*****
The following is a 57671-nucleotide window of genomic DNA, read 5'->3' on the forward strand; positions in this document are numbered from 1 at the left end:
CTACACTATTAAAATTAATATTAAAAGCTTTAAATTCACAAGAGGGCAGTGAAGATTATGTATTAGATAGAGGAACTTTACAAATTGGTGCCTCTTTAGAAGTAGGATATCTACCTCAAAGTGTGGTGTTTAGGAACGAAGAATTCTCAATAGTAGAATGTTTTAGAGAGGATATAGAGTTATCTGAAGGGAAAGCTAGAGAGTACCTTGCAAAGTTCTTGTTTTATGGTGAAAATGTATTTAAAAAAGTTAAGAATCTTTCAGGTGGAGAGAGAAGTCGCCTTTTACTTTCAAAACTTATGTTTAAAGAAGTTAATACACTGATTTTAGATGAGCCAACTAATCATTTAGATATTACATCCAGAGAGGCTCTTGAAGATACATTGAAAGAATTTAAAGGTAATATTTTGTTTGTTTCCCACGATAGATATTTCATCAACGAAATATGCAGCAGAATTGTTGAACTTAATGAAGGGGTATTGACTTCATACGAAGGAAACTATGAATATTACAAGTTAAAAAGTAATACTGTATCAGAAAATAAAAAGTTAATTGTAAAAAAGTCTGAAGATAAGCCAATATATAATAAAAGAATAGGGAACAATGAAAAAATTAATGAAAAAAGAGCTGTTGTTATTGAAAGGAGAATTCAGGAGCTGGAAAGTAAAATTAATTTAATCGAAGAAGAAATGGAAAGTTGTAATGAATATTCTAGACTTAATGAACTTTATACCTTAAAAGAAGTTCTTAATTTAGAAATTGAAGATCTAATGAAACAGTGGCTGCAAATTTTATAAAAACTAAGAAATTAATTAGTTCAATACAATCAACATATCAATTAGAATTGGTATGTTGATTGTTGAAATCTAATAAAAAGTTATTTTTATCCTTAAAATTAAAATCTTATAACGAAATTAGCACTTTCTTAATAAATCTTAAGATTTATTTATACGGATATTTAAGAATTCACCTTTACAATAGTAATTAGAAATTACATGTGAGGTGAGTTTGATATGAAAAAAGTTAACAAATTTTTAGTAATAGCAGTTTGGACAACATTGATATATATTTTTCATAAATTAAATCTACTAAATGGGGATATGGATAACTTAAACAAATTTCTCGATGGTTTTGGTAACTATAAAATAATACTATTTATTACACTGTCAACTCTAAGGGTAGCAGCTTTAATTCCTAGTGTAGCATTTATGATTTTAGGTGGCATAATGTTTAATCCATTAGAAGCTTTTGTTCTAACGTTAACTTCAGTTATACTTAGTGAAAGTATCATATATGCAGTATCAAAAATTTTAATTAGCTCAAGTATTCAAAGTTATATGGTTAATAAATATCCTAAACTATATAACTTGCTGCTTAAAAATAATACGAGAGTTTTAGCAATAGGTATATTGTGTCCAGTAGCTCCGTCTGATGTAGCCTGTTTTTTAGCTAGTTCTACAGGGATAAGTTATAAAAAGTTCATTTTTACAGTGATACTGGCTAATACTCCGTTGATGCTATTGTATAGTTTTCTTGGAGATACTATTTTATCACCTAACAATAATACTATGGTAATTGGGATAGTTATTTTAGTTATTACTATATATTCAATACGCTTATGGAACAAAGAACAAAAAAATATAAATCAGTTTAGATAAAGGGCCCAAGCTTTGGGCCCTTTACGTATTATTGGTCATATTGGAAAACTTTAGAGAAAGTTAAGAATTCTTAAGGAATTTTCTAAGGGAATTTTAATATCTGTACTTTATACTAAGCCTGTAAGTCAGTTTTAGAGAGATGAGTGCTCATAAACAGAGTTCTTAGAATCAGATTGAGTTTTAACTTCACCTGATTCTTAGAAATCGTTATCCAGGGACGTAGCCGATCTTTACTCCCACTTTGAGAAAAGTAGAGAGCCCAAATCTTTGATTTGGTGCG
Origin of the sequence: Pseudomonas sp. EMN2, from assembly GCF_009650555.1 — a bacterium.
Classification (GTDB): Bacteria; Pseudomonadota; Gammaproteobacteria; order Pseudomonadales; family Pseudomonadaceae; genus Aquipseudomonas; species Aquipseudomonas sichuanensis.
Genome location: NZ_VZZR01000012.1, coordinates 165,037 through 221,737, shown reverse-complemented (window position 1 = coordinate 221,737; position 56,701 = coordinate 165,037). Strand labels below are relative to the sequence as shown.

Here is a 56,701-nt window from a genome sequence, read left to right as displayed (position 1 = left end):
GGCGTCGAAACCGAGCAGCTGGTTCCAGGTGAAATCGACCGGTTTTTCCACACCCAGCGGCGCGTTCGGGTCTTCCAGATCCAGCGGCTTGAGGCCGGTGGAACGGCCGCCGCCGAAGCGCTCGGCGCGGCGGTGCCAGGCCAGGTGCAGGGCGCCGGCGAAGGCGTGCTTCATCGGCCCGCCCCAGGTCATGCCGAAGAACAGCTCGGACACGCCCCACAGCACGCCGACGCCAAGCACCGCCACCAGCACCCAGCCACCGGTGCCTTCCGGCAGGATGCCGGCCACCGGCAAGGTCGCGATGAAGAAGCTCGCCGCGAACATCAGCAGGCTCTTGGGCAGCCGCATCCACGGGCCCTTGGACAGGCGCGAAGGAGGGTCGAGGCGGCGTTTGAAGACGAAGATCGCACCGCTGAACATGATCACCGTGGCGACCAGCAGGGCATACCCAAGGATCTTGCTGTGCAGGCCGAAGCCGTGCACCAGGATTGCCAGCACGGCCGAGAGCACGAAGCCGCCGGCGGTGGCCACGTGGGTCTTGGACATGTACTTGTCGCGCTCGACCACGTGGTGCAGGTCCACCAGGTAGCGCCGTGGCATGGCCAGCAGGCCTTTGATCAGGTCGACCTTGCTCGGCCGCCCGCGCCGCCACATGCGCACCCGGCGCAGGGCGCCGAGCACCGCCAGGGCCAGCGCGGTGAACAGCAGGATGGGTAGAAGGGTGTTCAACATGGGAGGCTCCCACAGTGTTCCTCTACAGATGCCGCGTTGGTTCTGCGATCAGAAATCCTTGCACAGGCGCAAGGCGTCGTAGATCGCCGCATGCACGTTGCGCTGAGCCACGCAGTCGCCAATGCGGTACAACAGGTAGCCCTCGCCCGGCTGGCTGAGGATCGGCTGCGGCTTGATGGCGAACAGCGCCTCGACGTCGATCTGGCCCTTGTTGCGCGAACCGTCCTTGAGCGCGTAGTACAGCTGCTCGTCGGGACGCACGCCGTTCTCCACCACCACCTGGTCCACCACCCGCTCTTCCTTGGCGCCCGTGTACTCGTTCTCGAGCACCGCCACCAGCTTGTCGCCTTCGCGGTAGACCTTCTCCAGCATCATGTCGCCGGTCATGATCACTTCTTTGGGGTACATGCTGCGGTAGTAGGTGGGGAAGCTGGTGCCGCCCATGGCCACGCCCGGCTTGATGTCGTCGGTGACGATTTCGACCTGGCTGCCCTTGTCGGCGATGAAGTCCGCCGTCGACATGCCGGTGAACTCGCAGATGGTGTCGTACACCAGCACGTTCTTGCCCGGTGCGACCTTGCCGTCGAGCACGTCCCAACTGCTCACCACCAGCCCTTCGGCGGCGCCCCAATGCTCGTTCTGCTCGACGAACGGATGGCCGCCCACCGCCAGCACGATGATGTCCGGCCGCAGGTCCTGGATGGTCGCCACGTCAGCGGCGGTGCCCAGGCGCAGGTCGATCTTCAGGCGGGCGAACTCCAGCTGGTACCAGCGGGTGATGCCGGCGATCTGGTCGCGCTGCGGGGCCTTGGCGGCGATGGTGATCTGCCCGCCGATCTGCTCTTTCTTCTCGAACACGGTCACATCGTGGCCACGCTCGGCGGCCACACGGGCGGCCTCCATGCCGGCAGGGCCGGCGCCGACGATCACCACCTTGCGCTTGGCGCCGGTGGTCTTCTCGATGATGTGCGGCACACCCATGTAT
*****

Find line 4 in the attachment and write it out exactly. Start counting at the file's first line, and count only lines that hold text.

Classification (GTDB): Bacteria; Pseudomonadota; Gammaproteobacteria; order Pseudomonadales; family Pseudomonadaceae; genus Aquipseudomonas; species Aquipseudomonas sichuanensis.